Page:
DEC Cites Tonawanda Coke on More Air Quality Violations

September 27, 2013 Updated Jun 17, 2010 at 11:46 AM EDT

By WKBW Programming


DEC Cites Tonawanda Coke on More Air Quality Violations

September 27, 2013 Updated Jun 17, 2010 at 11:46 AM EDT

ALBANY, NY (WKBW/DEC) -- New York State Department of Environmental Conservation Commissioner Pete Grannis announced Thursday that Tonawanda Coke Corp. has been cited for its failure to meet environmental standards at its facility in Tonawanda, Erie County.

The alleged violations were detailed in three "Notices of Violation" issued to the company, and are part of an ongoing, joint effort by DEC and the U.S. Environmental Protection Agency (EPA) to improve air quality in the local community.

"DEC is committed to taking enforcement action when necessary to make sure that Tonawanda Coke complies with all applicable clean air requirements," Commissioner Grannis said. "We will continue to monitor the Tonawanda facility's operations and work cooperatively with our federal partners at EPA to protect air quality in the community."

DEC cited Tonawanda Coke for:

-Violating air quality emission limits for opacity. DEC staff documented visible clouds of smoke -- in violation of opacity requirements and the company's operating permit - on several occasions in recent months.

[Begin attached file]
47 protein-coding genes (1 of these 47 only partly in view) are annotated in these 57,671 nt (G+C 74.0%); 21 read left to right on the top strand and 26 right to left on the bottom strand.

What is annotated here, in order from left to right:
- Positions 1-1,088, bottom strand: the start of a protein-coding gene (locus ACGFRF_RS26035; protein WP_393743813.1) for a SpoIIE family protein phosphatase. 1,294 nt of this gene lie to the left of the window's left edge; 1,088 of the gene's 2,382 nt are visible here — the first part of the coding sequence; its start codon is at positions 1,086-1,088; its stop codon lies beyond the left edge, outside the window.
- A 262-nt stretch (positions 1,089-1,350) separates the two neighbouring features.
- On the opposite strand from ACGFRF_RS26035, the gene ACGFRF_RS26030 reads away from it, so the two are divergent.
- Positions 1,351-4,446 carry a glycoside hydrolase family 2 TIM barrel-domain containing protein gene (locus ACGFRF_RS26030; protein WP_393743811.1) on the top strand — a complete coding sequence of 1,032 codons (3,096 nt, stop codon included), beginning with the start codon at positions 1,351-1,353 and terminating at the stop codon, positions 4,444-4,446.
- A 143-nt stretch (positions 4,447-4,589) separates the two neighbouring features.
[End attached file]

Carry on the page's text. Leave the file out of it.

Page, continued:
-Violating the federal Clean Air Act by failing to operate and maintain air pollution control sources in a manner consistent with minimizing emissions. DEC staff observed negligent practices at the facility that resulted in the release of preventable emissions.

-Violating its air permit and the requirements of a 1981 "Consent Order" that set stringent limits on emissions caused by door leaks, off-take leaks and coal charging operations. Emission levels at the plant have exceeded established limits on numerous occasions from October 1999 to March 2010. Specifically, leaks from the battery doors and coke oven gas collection system exceeded emission limits on 103 days and 59 days respectively. In addition, coal charging operations exceeded the emission limit on 14 days during that time period.

Each of the above violations is punishable by a civil penalty up to $15,000, along with an additional penalty not to exceed $15,000 for each day that a violation continues.